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Ward 26 – Candidates answer questions

1. Many Leaside residents are forced to leave their homes because of property tax hikes. What do you think of freezing their rates?

Jon Burnside
Tax relief that relates to one’s level of income should only be undertaken by the levels of government that collect income based taxes. Given the massive capital demands of projects (i.e. public transit and upgrading our aging infrastructure), I’m not in favour of any property tax freezes at this time.

John Parker
The City of Toronto has comprehensive and generous policies in place now that provide tax and water bill deferrals, rebates, and in some cases outright exemptions  to low income seniors and persons with disabilities. I fully support retaining these policies and reviewing/updating the applicable thresholds regularly.

David Sparrow
A plan to freeze tax rates for seniors on lower fixed incomes is something I would welcome, along with better, more affordable homecare options and more assisted living spaces to allow residents to age in places in the communities they know and love.

Ishrath Velshi
I do not support increases above the cost of living index.

Vania Wasim
We would have to evaluate/study the effects of freezing the rates to best serve  Leaside residents, while being fair to other residents in the city. If those “forced to leave their homes” refers to seniors, in fairness to them, I would lobby the provincial government.

2.  Traffic congestion and speeding are becoming worse. How would you alleviate these problems?

Jon Burnside
A police officer for 10 years, I established a network of relationships and gained an understanding of police protocol, keys to better safety enforcement. I’ll take an aggressive, multi-faceted approach:  immediate action on Leslie and Redway extensions, peer-reviewed traffic studies before new developments and implementation of proven traffic calming strategies.

John Parker
I have implemented a number of measures to address traffic pressures and have arranged for others that will be implemented in the future, such as a median on Laird to keep traffic off Parkhurst. Most important: I am working to extend Redway Rd. to get commuters off Leaside streets altogether.

David Sparrow
Better enforcement of driving laws. Permanent signage identifying Leaside as a pedestrian friendly, family neighbourhood. Change gateway intersections to slow and alert traffic to the community they’re entering. Say NO to more big-box stores and the traffic they invite. Demand new residential development be in keeping with the character of our community.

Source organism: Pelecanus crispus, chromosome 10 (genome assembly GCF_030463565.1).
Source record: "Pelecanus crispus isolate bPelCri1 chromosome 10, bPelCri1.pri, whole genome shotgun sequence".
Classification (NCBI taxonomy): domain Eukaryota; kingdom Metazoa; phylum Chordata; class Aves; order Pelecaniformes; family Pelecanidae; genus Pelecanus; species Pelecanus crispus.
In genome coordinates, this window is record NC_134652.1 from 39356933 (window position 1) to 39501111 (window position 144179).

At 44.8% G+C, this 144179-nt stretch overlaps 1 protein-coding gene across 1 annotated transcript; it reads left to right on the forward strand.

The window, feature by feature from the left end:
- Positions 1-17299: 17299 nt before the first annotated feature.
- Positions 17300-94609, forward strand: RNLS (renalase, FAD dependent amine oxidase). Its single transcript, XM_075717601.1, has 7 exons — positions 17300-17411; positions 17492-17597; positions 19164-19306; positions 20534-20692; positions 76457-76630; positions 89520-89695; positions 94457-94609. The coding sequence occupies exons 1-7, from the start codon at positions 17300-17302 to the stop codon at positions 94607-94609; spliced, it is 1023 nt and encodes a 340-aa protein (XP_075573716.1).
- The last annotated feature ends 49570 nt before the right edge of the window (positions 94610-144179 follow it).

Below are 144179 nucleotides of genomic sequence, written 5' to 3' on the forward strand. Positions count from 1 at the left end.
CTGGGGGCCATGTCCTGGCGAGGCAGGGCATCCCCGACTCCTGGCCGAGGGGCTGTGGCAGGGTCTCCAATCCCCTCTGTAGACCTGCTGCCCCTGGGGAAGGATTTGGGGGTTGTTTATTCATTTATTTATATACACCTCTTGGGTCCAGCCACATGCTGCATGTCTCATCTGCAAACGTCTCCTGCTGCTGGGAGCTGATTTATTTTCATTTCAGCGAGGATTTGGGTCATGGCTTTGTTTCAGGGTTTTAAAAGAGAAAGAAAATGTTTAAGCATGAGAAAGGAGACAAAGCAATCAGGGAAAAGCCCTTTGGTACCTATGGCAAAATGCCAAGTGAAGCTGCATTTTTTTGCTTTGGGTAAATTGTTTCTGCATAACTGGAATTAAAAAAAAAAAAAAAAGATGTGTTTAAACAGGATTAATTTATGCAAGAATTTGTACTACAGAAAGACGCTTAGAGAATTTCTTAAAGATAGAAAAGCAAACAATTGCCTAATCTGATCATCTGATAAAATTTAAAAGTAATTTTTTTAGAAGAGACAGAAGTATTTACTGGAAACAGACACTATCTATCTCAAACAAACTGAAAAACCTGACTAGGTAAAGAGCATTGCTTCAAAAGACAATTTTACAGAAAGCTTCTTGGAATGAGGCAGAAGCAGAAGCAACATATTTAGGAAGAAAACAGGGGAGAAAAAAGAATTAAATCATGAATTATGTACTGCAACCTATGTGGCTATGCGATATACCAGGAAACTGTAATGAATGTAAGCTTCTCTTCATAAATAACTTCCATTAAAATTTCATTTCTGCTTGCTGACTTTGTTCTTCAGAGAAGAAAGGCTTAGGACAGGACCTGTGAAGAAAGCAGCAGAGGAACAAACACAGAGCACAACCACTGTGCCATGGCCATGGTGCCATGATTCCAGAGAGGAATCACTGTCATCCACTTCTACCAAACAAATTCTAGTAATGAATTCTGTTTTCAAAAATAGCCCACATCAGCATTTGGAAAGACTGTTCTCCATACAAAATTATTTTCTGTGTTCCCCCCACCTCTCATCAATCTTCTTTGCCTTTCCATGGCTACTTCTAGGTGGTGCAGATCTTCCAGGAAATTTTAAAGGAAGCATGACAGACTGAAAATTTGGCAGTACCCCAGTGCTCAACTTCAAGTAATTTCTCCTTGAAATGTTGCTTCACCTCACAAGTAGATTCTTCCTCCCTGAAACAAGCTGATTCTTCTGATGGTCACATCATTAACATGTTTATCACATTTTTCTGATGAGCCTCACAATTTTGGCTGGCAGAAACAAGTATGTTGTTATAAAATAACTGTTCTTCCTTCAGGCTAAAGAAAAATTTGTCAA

Ishrath Velshi
A comprehensive traffic study needs to be conducted. Collaborate with the Leaside Traffic Committee and the Transportation Department to develop a short-term and long-term plan. Convene a town hall meeting to discuss and recommend that we reduce the speed to 30 kph immediately. Insist on better enforcement and camera monitoring.

Vania Wasim
Traffic congestion and speeding could be eased by promoting safer driving, encouraging car pooling / taking public transit, and having stop signs and speed bumps installed as requested by the residents on those streets. Where children are involved, have the speed limit lowered and enforced.

3.  Would you help businesses along Eglinton that are suffering most from construction of the LRT?

Jon Burnside
Yes. As a business owner myself, I understand the challenges faced by small businesses in the community. These same small businesses are the ones who support the community and they definitely need to be compensated for any losses which are the result of the LRT construction.

John Parker
The Crosstown will be good for Eglinton businesses. The single most important thing is to expedite the project and minimize the disruption. I am working closely with Metrolinx, TTC and city staff to this end. St. Clair taught us that communication throughout is key; we will be emphasizing that.

David Sparrow
I support and encourage local businesses. LRT construction is here for 4-6 years. I commit to standing with the community, including local small businesses, as we adapt to the constant change this project will bring. If/when specific businesses suffer, I will work to see they are compensated and/or facilitated.